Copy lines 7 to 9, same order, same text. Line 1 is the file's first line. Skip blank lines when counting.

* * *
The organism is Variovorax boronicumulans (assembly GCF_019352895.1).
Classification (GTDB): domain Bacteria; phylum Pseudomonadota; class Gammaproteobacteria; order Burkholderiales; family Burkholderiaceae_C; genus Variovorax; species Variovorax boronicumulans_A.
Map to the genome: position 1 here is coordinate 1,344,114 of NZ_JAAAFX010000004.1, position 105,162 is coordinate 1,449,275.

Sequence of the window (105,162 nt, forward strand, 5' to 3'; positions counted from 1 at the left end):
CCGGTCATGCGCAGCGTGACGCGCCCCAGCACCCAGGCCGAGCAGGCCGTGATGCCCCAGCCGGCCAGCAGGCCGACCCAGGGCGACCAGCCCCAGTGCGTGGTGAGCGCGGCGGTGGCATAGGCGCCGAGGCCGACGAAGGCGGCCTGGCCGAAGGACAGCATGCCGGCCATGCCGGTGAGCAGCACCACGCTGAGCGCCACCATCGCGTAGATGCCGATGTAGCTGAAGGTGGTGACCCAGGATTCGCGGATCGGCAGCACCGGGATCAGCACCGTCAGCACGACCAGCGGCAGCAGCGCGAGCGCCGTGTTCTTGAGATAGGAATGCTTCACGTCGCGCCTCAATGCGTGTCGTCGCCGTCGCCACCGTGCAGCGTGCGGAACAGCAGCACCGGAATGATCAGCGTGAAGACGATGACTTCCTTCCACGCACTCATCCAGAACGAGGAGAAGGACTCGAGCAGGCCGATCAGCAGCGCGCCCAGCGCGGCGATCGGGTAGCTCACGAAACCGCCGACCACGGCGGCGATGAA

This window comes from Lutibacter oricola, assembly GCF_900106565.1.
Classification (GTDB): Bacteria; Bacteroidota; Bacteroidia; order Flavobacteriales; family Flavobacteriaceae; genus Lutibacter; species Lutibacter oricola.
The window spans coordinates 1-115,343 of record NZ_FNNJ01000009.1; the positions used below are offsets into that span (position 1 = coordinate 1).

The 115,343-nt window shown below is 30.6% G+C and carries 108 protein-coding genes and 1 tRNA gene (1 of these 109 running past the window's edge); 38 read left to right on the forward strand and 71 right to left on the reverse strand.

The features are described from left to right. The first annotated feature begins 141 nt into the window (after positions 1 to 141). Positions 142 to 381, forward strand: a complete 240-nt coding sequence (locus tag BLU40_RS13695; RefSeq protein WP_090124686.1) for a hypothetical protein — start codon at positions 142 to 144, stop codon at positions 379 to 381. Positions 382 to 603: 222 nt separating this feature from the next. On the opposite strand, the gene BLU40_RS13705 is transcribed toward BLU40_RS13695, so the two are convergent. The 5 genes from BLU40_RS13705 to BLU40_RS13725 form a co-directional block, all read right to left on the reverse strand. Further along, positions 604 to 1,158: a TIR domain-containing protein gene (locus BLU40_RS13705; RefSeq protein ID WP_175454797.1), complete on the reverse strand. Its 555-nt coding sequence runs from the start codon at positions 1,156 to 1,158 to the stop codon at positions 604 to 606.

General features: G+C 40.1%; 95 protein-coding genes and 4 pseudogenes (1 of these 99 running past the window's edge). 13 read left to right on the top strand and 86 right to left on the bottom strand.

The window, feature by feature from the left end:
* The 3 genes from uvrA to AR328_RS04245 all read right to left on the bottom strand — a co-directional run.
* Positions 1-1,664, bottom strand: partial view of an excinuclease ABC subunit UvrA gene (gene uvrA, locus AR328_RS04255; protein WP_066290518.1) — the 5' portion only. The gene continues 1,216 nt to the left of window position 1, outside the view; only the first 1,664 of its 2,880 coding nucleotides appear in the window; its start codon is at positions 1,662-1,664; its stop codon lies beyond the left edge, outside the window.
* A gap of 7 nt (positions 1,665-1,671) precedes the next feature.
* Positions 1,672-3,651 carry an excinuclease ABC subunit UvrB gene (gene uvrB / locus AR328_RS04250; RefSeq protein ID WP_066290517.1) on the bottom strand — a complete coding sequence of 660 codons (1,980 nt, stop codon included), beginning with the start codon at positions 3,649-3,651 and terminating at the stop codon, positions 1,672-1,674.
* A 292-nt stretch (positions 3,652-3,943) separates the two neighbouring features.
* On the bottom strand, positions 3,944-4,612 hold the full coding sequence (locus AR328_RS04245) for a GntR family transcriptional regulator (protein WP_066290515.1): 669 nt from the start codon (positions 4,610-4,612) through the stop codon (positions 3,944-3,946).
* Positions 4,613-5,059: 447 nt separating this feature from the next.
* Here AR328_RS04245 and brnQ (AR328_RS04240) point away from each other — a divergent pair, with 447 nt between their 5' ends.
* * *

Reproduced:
Classification (GTDB): Bacteria; Bacteroidota; Bacteroidia; order Flavobacteriales; family Flavobacteriaceae; genus Lutibacter; species Lutibacter oricola.
The window spans coordinates 1-115,343 of record NZ_FNNJ01000009.1; the positions used below are offsets into that span (position 1 = coordinate 1).

The 115,343-nt window shown below is 30.6% G+C and carries 108 protein-coding genes and 1 tRNA gene (1 of these 109 running past the window's edge); 38 read left to right on the forward strand and 71 right to left on the reverse strand.